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PetStore: Service Locator Pattern design question

 
Renaud FLORQUIN
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Based on several recommendations for the part 2 of the certification, I'm currently studying the PetStore 1.4 design to understand the Sun approach of a J2EE architecture and I have some questions.

There are two implementations of the ServiceLocator pattern (whith the same services), one using a cache (com.sun.j2ee.blueprints.servicelocator.web.ServiceLocator) and the other one without a cache (com.sun.j2ee.blueprints.servicelocator.ejb.ServiceLocator).
Most of the PetStore components use the second version.
Although the book "Core J2EE Patterns" explained that "it is not uncommon to see tho Service Locator implementations in a application, one for the presentation tier and one for the business tier", I don't understand why there is two different implementations ? Why there is no cache for the business tier?

Thanks in advance for your advises
Renaud
 
Tomi Tuomainen
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Service Locator may be used for caching when creation of service components is complex. I haven't studied PetStore code but I guess the complex components are in business tier and that's why cache is needed. If web tier just connects to a session facade then a cache won't help us much.

I think it's more flexible and clearer solution to have different Service Locators for different tiers. We could for example run presention tier and business tier components in different servers (frontend and backend).
 
Renaud FLORQUIN
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Thanks for your answer.
I agree with your logic but the PetStore uses the cache version of the ServiceLocator for the web tier and most of the components (inside the business tier) use the version without cache.
The cache implementation uses a synchronized map and thread synchronization is a restriction of a EJB component; so I think it is the reason of the two implementation.
Is the synchronization always required? I don't think but a book like 'Core J2EE Patterns' should discuss this type of issues instead to show how to use Service Locator for EJBHome, DataSource, JMS Topic, ... (very similar) but I didn't find :-(

Renaud
 
Tomi Tuomainen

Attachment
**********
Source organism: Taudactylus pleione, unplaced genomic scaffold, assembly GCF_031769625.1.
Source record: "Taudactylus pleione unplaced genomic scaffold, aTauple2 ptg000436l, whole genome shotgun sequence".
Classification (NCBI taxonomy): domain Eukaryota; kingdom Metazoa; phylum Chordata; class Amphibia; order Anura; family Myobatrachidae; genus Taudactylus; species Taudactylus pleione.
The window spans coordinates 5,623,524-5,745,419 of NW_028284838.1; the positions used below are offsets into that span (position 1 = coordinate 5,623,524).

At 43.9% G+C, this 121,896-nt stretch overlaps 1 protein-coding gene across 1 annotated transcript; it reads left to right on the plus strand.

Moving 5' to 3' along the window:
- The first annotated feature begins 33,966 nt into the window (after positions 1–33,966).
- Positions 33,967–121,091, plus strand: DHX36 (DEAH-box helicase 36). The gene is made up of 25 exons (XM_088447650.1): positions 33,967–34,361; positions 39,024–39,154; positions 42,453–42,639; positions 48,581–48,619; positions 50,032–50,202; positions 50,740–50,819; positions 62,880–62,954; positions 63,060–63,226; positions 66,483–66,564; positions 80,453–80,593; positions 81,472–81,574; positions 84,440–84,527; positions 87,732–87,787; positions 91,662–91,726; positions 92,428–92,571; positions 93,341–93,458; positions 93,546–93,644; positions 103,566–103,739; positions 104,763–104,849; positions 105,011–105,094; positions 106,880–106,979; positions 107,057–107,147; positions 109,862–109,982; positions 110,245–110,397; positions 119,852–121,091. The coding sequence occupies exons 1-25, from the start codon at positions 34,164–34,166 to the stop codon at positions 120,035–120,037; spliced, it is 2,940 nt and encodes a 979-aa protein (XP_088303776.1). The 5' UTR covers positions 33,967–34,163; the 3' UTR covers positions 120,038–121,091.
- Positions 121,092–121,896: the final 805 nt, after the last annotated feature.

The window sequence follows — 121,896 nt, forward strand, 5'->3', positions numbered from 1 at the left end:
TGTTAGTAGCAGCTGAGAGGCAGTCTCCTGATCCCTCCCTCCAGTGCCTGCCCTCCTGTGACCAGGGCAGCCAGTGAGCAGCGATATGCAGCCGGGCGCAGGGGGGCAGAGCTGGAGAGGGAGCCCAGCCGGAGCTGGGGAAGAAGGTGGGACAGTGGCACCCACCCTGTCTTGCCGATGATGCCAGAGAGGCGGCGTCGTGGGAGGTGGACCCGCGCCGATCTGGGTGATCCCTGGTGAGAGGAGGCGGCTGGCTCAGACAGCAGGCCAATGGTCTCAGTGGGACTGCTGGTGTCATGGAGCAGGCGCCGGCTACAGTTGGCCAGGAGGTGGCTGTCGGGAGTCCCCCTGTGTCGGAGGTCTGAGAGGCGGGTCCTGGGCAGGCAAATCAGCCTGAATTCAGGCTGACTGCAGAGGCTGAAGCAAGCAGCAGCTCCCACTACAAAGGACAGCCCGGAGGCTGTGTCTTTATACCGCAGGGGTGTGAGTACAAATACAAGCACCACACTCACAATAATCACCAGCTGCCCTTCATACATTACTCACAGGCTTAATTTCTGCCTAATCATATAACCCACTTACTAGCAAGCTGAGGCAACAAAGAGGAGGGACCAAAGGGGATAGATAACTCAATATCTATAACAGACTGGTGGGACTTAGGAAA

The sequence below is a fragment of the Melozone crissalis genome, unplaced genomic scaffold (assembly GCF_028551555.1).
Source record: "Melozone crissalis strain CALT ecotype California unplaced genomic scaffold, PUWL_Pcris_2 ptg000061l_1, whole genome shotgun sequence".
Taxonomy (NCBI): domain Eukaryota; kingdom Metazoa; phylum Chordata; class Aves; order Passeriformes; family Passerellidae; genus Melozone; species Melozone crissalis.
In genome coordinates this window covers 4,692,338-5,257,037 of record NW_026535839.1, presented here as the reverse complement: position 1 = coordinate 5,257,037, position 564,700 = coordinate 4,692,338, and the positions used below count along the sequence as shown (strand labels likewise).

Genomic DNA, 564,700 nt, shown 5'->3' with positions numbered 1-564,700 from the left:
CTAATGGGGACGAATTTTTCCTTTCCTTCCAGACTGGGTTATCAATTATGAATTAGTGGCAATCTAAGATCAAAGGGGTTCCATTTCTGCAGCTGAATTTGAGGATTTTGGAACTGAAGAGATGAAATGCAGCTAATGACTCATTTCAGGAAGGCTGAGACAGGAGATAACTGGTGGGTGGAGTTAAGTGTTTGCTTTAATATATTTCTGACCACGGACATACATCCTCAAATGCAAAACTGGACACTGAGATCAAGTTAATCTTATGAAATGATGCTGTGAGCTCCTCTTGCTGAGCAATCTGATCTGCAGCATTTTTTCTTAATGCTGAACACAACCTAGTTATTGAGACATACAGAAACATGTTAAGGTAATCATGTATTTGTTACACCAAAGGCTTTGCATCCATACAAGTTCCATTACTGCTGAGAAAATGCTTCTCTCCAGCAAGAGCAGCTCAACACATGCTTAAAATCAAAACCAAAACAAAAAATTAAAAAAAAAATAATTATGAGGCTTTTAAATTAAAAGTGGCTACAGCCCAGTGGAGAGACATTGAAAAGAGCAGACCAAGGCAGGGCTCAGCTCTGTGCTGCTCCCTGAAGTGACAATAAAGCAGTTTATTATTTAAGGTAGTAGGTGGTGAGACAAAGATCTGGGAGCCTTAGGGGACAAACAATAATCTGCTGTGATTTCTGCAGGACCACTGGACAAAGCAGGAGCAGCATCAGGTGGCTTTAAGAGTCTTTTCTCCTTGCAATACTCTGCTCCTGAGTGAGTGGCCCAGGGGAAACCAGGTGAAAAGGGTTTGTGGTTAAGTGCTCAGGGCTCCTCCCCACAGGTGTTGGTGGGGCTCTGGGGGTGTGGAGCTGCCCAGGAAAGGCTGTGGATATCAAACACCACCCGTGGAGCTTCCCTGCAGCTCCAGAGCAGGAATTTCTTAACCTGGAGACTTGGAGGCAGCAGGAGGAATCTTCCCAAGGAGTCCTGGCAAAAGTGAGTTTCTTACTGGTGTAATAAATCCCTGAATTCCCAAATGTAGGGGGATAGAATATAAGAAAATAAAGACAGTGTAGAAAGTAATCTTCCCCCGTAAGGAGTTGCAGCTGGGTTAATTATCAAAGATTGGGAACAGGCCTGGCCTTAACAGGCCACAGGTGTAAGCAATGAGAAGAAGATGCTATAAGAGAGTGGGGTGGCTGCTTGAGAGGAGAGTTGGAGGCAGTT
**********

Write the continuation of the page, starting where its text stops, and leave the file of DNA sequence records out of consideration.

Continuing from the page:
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Renaud,

I agree that guidelines to implementation details are hard to find. One of the EJB restrictions also is that we cannot use nonfinal static fields. Is this just for the bean classes? Can we still use static (synchronized) cache for all the bean instances if it's in a class "outside" the bean (in a different jar)? Or is a stateful (one per client) EJB the only way to build a cache?

As architects we shouldn't usually care about technical details, but of course we cannot model things that are against the EJB standard. Any gurus around?

Tomi
 
Ramon Gill
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The PetStore sample application uses a distributed architecture (p375 of bluprints, chapt 11). This may be the reason why caching is not used for the ServiceLocator on the EJB tier. It may not give much benefit to do so when only local calls are made.

Ray
 
Tomi Tuomainen
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That's true, EJB local calls should be as fast as direct object method calls. I'm still wondering if I can use Value List Handler in EJB tier to cache search results for better performance... or is this one of the restricted things.

Tomi
 
Renaud FLORQUIN
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One of the EJB restrictions also is that we cannot use nonfinal static fields. Is this just for the bean classes? Can we still use static (synchronized) cache for all the bean instances if it's in a class "outside" the bean (in a different jar)? Or is a stateful (one per client) EJB the only way to build a cache?